Virtual world and social game ARPUs

coinsJustin Smith had an interesting slide deck at the Social Games Summit where he shared his estimates for monthly ARPUs (average revenue per user):

  • “good Facebook” – $0.30 – $0.40
  • “good MySpace” – $0.60 – $0.70

Some games can do much better. The Facebook game Battlestations shared some data in late 2008 where they appeared to have around a $1.00 ARPU, although their total user base was much smaller than the active player counts of the big Zynga or Playfish games.  Three Rings Puzzle Pirates, a virtual goods-based game outside of the socnet platforms, has reported getting a monthly ARPU of around $1.50.

I had been guess-timating an average social game figure of around $0.25, so was glad to see that the industry is hitting better numbers.

Within the virtual worlds space, there is quite a range.  My guess for Habbo Hotel gives them an ARPU of around $0.65 (based on a few data points: 2008 revenue of $74M, growth of registered users from 86M to 126M, and a guess that their monthly uniques grew from about 8M to 11.5M over the year).  Smallworlds disclosed that they were on track to hit a $1.40 ARPU. For IMVU, I estimate an ARPU of $1.62 (based on registered users of 35M, an active-to-registered ratio of 3%, and $1.7M monthly revenues from virtual goods).    Second Life (which Jeremy Liew estimated at $9.30) and the more “hardcore” free-to-play MMOGs tend to range between $5.00 and $10.00.

I should note that there is no definitive standard for what “ARPU” really means.  When I am working on P&L forecasts for ESC clients, I focus on a notion of “unique active players” who engage with the game/world at least once that month.  While I focus on conversion rates and average-spend-per-paying-player (or types of player), these ARPU guesses provide a useful sanity check.

18 Comments Virtual world and social game ARPUs

  1. Pingback: Virtual world and social game ARPUs : The Electric Sheep Company Blog

  2. CR January 30, 2010 at 12:08 am

    Regarding the preparation of a P&L, what are you identifying as COGS.
    As I am working on a model currently I was proposing a mixture of variable costs and fixed costs.
    We are using a third party for payment processing so this may be considered a component of COGS.
    I am thinking that anything which enables us to receive/process payments (or ecommerce related so to speak) may be considered COGS or some portion since without this I would not have revenues.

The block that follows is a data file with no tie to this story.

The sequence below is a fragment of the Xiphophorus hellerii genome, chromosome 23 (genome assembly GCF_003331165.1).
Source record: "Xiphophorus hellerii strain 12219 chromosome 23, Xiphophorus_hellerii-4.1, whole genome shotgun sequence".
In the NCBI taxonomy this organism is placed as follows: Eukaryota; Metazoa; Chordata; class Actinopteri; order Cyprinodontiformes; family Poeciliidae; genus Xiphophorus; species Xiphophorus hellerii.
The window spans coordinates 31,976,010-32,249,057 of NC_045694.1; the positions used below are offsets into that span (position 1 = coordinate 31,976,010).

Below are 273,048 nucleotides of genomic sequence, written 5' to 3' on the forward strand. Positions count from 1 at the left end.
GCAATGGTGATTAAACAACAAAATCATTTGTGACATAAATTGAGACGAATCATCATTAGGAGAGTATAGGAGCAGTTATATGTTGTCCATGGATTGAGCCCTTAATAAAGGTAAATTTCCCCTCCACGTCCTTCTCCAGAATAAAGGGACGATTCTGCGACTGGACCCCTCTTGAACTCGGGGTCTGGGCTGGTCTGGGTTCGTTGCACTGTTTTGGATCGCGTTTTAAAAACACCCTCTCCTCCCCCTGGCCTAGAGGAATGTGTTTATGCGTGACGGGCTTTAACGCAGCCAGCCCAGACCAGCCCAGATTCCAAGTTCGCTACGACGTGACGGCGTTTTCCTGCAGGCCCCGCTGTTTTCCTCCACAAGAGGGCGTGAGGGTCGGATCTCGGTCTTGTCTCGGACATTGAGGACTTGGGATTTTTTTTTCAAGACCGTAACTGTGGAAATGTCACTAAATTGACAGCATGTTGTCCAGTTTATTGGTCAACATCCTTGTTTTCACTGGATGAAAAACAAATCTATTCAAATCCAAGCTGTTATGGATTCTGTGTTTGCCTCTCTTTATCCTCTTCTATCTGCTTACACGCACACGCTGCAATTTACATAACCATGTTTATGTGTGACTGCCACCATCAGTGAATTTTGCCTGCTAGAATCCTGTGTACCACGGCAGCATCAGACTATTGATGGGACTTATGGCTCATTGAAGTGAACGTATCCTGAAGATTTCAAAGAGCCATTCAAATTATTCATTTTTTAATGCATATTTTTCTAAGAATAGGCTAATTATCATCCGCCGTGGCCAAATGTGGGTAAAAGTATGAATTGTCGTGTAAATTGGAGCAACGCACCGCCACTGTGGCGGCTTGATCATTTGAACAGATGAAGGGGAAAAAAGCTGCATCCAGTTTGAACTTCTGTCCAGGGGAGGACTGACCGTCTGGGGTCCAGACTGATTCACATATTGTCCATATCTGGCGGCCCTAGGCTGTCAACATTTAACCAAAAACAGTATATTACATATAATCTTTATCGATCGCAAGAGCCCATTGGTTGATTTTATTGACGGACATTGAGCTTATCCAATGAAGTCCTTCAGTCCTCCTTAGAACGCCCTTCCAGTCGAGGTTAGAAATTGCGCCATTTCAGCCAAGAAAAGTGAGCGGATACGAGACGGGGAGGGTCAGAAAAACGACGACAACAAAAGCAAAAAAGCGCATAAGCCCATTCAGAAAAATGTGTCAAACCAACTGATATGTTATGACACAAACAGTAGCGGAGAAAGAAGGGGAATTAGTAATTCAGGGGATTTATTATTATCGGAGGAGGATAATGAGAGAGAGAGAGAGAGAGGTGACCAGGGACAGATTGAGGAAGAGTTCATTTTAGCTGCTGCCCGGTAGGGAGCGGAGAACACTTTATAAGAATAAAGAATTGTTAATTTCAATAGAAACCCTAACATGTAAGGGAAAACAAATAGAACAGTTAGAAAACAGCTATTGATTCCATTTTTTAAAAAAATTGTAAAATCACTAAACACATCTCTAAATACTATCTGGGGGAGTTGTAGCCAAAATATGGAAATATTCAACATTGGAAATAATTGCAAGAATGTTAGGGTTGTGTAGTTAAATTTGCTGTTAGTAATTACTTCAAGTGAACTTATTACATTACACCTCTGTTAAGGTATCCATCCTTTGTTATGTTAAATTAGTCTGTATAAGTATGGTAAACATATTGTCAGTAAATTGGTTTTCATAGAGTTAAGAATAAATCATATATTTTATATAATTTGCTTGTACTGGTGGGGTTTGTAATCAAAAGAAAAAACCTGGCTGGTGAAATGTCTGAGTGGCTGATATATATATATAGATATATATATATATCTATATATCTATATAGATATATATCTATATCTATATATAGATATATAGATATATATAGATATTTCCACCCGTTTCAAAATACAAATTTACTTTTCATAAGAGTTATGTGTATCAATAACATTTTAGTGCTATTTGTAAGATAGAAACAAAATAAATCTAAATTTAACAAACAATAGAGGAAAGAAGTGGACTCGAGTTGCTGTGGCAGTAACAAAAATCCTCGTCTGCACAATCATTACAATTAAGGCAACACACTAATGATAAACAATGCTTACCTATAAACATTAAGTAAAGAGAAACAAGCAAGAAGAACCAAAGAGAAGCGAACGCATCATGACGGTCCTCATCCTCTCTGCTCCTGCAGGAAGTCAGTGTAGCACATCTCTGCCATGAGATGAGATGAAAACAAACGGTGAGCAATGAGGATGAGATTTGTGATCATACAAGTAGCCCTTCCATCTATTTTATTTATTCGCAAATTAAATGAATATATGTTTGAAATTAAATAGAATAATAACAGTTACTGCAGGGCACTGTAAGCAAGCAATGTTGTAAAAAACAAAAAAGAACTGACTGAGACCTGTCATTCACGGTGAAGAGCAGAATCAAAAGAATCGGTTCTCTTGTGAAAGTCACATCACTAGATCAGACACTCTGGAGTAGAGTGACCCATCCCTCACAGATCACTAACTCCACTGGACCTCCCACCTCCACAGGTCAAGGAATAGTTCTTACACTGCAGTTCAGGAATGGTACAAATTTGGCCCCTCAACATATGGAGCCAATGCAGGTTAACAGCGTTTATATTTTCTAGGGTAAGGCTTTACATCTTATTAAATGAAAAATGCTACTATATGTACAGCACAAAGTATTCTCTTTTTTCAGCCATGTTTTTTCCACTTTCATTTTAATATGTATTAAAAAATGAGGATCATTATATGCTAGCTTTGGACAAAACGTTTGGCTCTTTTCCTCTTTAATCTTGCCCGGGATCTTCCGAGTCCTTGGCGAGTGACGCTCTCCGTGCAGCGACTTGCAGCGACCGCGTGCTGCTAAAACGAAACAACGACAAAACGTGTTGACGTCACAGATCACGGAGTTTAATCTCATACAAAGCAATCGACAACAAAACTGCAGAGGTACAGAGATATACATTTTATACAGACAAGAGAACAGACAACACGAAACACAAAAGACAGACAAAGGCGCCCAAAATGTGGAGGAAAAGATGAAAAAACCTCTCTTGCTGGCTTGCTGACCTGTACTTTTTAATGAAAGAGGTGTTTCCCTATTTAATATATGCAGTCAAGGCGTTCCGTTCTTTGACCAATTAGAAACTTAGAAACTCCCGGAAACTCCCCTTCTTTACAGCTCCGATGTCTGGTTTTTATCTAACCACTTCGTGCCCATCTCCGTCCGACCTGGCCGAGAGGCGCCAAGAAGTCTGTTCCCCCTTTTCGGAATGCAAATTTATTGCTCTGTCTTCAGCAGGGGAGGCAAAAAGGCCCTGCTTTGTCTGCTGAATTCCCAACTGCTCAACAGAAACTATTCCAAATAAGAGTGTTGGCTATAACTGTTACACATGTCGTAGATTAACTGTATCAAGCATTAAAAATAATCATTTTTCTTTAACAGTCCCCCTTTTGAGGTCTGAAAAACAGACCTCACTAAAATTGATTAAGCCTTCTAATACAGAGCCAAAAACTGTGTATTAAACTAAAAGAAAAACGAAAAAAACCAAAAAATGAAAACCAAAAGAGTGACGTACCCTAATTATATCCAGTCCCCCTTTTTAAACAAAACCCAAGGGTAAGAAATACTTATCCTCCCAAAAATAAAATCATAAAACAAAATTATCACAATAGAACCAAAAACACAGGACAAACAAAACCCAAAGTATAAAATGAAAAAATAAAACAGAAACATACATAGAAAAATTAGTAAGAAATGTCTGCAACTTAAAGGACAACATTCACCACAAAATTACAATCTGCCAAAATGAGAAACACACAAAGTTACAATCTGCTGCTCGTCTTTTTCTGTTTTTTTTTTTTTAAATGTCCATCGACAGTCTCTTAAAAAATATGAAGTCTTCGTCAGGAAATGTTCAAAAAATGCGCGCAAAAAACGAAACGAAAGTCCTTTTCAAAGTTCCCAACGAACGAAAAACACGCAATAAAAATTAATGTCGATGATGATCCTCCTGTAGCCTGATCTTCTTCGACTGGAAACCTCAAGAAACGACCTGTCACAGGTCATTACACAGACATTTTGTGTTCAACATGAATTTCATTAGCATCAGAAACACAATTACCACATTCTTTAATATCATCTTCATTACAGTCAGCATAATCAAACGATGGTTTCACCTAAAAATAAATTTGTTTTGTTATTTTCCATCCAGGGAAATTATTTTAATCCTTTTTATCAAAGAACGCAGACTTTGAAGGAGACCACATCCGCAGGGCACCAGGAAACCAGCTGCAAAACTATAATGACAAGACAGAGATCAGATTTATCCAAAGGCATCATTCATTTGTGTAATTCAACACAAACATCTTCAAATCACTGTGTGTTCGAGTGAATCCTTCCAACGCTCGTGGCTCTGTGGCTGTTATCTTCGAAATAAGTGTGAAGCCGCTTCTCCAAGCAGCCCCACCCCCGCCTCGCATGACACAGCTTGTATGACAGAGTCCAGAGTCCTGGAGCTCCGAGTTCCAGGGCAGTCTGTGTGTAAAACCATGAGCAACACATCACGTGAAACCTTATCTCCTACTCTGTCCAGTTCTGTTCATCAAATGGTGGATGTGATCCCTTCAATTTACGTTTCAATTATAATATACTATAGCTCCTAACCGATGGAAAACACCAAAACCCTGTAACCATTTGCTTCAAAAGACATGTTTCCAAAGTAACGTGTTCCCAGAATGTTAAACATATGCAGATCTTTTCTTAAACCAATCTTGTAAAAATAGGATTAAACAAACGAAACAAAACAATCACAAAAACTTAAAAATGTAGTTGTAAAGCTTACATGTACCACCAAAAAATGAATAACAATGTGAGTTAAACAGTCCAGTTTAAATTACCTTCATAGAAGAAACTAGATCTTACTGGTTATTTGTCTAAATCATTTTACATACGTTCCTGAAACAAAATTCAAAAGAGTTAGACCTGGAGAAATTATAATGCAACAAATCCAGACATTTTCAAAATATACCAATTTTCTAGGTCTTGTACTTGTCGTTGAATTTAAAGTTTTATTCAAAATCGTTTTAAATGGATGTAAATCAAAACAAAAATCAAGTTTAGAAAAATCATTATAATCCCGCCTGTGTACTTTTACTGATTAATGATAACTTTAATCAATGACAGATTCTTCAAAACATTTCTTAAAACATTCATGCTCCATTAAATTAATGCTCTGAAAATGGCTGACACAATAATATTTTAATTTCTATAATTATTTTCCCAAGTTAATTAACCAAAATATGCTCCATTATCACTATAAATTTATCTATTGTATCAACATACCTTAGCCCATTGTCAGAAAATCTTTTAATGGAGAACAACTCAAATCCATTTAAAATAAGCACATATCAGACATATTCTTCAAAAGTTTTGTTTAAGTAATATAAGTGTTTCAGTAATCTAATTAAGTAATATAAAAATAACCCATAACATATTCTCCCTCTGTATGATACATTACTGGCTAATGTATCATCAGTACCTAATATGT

1. giffc February 1, 2010 at 3:35 am

      It depends on the purpose of the model, but if it’s for your own business planning and analysis, I ended up caring less about accounting terms like COGS and G&A and just closely examining variable vs fixed costs.

      As for COGS, I would include anything that is directly tied to keeping the site running and fresh and tied to transactional revenue. Here are some: your art, community and helpdesk costs; your hosting and bandwidth/CDN and sys admin; your payment processing fees and any transaction fees you might be paying to a LiveGamer/Playspan; an amount for fraud; if you are selling integrated sponsorships, then implementation and sales commissions.

  3. CR January 29, 2010 at 7:08 pm

    Regarding the preparation of a P&L, what are you identifying as COGS.
    As I am working on a model currently I was proposing a mixture of variable costs and fixed costs.
    We are using a third party for payment processing so this may be considered a component of COGS.
    I am thinking that anything which enables us to receive/process payments (or ecommerce related so to speak) may be considered COGS or some portion since without this I would not have revenues.

  4. giffc January 31, 2010 at 10:35 pm

    It depends on the purpose of the model, but if it's for your own business planning and analysis, I ended up caring less about accounting terms like COGS and G&A and just closely examining variable vs fixed costs.

    As for COGS, I would include anything that is directly tied to keeping the site running and fresh and tied to transactional revenue. Here are some: your art, community and helpdesk costs; your hosting and bandwidth/CDN and sys admin; your payment processing fees and any transaction fees you might be paying to a LiveGamer/Playspan; an amount for fraud; if you are selling integrated sponsorships, then implementation and sales commissions.

  5. CR February 1, 2010 at 8:11 pm

    Thank you for this feedback. I had considered a couple of these items but the others will be great to discuss as I am preparing a model for the team here.
    Now I know where to come with these questions.

  6. CR February 1, 2010 at 3:11 pm

    Thank you for this feedback. I had considered a couple of these items but the others will be great to discuss as I am preparing a model for the team here.
    Now I know where to come with these questions.

  7. Pingback: Online Business Metrics « Blog | Vindicia Soapbox

  8. steve March 2, 2010 at 7:26 pm

    is the ARPU per year or per month?

  9. steve March 2, 2010 at 7:26 pm

    is the ARPU per year or per month?

    1. giffc March 2, 2010 at 7:31 pm

      per month

  10. steve March 2, 2010 at 2:26 pm

    is the ARPU per year or per month?

  11. giffc March 2, 2010 at 7:31 pm

    per month

  12. giffc March 2, 2010 at 2:31 pm

    per month

  13. Pingback: IPs y conversión de clientes « Ludosofía

  14. Pingback: What is the ARPU per month for Farmville? - Quora

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